Economic Infeasibility and EPA’s 1994 Combined Sewer Overflow Policy: A Successful Solution in Massachusetts Still Leaves a Turbid Understanding Between State and Federal Officials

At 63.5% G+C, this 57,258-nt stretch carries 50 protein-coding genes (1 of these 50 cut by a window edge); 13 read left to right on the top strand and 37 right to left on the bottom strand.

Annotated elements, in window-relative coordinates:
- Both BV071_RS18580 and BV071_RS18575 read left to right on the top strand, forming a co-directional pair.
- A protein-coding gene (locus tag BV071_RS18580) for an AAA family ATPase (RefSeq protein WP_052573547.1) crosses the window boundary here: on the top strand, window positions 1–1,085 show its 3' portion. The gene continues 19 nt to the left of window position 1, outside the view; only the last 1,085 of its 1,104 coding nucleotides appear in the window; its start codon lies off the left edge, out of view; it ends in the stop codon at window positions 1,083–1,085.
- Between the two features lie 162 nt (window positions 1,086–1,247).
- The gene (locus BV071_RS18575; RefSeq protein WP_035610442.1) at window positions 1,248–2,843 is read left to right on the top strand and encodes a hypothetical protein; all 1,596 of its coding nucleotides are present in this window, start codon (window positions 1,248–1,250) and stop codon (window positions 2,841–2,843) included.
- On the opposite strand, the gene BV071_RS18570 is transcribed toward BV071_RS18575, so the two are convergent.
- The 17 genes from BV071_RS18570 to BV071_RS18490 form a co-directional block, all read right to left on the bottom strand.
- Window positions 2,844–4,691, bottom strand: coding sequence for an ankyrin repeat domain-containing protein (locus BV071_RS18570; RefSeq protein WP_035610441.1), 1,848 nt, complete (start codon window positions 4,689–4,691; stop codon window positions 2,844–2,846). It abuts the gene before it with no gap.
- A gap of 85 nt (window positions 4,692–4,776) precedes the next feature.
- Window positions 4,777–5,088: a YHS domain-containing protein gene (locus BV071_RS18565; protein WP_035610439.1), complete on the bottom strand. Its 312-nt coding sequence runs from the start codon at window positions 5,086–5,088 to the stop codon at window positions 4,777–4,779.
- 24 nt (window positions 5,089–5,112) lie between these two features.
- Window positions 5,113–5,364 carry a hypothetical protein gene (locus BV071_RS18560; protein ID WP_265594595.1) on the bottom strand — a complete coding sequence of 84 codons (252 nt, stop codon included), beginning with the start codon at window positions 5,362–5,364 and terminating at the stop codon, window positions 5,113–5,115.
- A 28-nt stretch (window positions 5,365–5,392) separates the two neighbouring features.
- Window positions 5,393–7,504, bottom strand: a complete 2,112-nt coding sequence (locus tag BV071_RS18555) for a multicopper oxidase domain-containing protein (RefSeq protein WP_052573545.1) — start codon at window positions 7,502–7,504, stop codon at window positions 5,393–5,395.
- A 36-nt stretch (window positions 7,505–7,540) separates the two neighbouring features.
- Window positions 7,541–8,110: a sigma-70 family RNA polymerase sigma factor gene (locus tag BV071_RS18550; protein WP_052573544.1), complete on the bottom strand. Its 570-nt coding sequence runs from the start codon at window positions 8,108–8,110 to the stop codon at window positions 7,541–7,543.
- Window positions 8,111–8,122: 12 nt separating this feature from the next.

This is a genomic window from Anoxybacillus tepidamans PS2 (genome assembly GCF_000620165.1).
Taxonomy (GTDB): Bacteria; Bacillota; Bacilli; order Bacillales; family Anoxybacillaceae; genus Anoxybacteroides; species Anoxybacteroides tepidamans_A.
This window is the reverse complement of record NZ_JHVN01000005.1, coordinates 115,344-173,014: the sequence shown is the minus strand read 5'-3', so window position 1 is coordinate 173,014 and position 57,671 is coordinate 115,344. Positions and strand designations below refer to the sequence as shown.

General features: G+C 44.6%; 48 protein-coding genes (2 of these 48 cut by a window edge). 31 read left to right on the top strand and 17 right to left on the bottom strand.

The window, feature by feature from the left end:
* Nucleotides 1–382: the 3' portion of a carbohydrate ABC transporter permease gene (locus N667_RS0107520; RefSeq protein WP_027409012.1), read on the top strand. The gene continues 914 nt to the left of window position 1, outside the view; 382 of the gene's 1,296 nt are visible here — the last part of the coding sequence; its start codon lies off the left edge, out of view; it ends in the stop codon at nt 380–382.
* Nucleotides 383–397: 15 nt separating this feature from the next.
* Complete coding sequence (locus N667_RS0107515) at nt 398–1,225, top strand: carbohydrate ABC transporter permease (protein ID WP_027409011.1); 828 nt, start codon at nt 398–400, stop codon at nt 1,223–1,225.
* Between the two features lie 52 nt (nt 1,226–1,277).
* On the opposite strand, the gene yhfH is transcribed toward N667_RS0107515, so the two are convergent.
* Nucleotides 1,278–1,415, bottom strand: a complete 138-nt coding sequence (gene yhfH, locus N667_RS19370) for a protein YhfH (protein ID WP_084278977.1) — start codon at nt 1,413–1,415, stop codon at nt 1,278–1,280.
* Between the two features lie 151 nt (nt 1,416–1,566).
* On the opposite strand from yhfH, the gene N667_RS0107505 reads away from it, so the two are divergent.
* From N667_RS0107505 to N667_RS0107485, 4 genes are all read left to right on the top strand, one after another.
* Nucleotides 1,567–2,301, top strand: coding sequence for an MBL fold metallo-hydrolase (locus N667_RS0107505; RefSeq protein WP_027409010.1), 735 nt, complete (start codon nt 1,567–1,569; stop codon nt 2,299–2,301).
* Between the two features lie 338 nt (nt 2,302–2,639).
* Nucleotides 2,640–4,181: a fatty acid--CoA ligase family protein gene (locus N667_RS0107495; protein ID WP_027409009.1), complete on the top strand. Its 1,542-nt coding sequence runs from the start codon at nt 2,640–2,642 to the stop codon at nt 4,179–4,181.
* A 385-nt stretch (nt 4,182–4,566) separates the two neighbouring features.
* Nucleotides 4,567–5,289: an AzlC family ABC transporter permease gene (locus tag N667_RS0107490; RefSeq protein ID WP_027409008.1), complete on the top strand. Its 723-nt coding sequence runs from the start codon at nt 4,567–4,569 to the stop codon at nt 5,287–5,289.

Combined Sewer Overflows (CSOs) are the repugnant remnants of antiquated technology that plague older cities like Boston and threaten precious water resources like the Charles River by introducing raw sewage during wet- weather events. Solving the CSO problem means tearing up many of the streets and replacing decades-old pipes or boring large underground storage basins to contain these flows. The Massachusetts Water Resources Authority (MWRA), the largest supplier of water and sewer services in Massachusetts, developed a plan to reduce untreated CSO discharge volumes into Boston Harbor and its tributaries by ninetytwo percent, including treatment of ninety-two percent of all continuing CSO discharges. This plan came as an alternative to spending over $1 billion for a tunneled stormwater collection system. The Environmental Protection Agency (EPA) and the Massachusetts Department of Environmental Protection (DEP) concluded that MWRA's plan was sufficient given that requiring these additional measures would have a substantial economic impact on the community. However, these agencies remain at odds over how that impact should be calculated-based on a cost-effectiveness analysis or on an ability to pay.